Interview with Lisa Stephano, The Pennsylvania Horticultural Society

For this year’s International Women’s Day, our team at Slice is proud to celebrate women across the marketing and communications industry through an interview series. Follow along throughout the week leading up to International Women’s Day to read about these inspiring women and their stories.

This interview is with Lisa Stephano, the Chief Marketing Officer for the Pennsylvania Horticultural Society, a leading non-profit that uses horticulture to advance the greater good.

How do you define your leadership?

My 193-year-old organization has such an entrepreneurial spirit — reinventing itself, trying new ways to build impact and engage audiences — that it’s resulted in my needing to be more of a transformational leader: innovating, inspiring change, and adapting to an ever-moving target.

How has your leadership changed over the years you’ve been working?

In the beginning of my career, I had the great fortune to learn from some very admirable female leaders. Their passion and willingness to share their knowledge, and the spotlight, were motivating and provided me with such enthusiasm and courage for this work. There was the feeling of a safety net and encouragement to try new things and take some risks.  As I move closer to the end of my career, I am firmly in the role of “coach” with a renewed purpose to help my team recognize and reach its potential, encouraging them to take risks and supporting their efforts. 

Can you share a story that demonstrates a key learning for you in your leadership journey?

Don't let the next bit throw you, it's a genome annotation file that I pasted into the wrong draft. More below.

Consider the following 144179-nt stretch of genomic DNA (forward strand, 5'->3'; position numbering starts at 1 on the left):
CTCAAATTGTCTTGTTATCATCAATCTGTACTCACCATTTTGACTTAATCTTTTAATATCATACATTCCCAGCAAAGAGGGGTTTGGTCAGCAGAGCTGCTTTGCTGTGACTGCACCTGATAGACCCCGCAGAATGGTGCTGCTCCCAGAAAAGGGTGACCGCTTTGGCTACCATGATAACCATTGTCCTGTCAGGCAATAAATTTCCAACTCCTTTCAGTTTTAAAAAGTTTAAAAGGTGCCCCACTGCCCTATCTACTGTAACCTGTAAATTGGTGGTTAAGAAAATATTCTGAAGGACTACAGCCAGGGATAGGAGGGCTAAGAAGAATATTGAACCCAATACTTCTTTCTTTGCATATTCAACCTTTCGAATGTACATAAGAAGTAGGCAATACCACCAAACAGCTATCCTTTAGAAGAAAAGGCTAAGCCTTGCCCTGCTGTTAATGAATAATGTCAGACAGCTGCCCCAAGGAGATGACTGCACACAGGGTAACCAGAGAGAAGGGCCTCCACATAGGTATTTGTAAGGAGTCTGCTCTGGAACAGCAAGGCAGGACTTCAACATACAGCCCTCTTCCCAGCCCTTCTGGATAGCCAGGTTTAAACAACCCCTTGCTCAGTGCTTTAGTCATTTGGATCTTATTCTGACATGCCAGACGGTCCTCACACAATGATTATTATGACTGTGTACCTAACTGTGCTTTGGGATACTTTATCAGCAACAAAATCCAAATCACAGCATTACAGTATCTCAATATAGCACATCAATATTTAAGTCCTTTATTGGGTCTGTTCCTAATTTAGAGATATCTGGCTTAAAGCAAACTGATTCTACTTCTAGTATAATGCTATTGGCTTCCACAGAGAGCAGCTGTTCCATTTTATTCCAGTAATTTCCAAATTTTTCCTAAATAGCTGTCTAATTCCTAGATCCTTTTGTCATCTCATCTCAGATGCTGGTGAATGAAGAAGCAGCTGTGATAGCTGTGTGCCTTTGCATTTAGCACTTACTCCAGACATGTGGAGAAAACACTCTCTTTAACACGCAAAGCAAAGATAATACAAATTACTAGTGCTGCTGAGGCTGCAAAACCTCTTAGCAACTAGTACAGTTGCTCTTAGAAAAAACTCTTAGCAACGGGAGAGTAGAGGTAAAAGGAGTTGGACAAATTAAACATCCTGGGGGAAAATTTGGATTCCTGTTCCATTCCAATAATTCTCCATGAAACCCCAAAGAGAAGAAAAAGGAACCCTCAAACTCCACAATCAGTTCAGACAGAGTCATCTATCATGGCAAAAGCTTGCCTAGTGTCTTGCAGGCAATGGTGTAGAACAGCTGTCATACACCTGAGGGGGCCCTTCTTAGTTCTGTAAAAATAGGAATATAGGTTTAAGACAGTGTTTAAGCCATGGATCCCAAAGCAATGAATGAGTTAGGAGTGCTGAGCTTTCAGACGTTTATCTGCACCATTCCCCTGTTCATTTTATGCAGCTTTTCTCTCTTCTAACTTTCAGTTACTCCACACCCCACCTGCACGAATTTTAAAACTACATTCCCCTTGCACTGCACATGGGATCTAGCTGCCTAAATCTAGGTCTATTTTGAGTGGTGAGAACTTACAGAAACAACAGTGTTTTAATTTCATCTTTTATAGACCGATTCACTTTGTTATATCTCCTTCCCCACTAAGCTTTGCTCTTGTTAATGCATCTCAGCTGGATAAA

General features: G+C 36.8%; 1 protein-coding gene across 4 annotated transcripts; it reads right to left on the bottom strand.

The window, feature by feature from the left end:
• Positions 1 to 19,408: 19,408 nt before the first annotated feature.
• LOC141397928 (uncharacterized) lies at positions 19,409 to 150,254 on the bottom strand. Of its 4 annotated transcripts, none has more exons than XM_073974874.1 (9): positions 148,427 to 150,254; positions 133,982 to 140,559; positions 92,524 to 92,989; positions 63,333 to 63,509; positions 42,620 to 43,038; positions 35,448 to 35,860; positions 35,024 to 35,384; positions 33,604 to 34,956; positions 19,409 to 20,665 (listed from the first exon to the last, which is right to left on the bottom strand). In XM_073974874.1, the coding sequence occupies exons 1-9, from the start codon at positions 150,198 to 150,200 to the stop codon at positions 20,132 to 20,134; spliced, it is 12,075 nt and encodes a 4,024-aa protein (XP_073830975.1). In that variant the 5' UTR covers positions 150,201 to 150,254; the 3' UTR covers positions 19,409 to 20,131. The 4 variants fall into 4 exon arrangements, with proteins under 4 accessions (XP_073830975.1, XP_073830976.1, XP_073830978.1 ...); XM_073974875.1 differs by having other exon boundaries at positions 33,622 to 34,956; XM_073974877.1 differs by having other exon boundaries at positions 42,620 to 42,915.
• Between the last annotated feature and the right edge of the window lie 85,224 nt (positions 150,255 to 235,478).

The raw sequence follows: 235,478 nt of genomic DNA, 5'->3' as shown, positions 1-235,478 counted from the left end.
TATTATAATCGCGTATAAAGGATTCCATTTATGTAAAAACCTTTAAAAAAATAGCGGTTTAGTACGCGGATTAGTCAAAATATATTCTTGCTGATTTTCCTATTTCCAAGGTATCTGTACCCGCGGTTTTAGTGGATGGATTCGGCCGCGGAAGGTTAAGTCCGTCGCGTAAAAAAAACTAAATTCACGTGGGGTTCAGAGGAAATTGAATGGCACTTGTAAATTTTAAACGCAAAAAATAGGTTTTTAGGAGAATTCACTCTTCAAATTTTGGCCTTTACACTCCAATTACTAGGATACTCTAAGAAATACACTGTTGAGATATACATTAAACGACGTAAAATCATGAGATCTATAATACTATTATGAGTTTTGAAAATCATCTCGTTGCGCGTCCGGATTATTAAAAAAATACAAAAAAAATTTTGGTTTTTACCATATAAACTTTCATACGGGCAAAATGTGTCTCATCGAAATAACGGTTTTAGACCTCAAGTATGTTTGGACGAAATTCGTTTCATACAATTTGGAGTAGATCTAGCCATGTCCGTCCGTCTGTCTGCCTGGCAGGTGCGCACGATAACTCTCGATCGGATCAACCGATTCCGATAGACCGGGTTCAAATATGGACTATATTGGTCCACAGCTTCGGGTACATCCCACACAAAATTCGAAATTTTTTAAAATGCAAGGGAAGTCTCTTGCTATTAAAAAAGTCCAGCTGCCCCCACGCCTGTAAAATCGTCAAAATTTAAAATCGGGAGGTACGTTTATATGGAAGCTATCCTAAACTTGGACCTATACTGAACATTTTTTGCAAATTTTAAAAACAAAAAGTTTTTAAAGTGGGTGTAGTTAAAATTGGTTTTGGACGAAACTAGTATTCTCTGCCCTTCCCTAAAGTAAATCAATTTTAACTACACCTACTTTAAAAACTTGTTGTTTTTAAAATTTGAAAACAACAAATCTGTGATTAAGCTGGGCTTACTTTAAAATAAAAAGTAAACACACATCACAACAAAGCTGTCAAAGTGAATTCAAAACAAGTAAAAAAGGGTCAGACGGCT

I didn’t always recognize my role as a leader, but as one of the team. Early in my career, I was eager to offer up endless thoughts, opinions, and strategies in an effort to be heard and move my ideas forward. A coach said to me, “if your words are the only ones we hear, how will we know, grow, and understand more as a team?” The notion of lifting everyone along the way was a key learning. 

What role do you think marketing communications should play in the future of your organization or industry?

The PHS marketing organization must remain adaptable, maintain a “gut” on its audience as part of the analytic mix, and have the courage to chart a path for the organization that will drive success. Marketing is not simply a support system for the organization; it is a driver of innovation and strategy.  

What do you think young women entering the marketing communications field should know?

The possibilities are endless. It is a field where inspiration, creativity, and strategy convene. 

What advice do you have for them?

Always know your audience. Seek out skilled partners and learn from them; recognize greatness in others and learn from them. Do your homework. Become skilled at making a case for your ideas. Have ideas and connect them to strategy. Be the champion of your organization’s message. Cultivate a high level of curiosity. Be kind and confident.

Interested in more? Check out the full interview series here.

UPDATE: For Mother’s Day

For Mother’s Day, our team at Slice wanted to reconnect and share some more experiences of moms who work across the marketing and communications industry.

How are you managing working from home, being a mom, and maintaining your marketing leadership role?  What tips or hacks do you have for others? 

I am more acutely aware of the need for establishing time to attend to family matters and work. Physically staying out of the sight line of the main living area has been an important delineation for me and my family. 

What have you learned from being a mom that you have applied to your role as a marketing leader?  

Juggling so many projects, plans, responsibilities and lives has been incredibly useful.

What have you learned from being a marketing leader that you have applied to your role as a mom? 

Recognizing that each person is an individual requiring a unique approach suited to their own way of thinking. Being able to adjust to the person and not the other way around has been a helpful learning.

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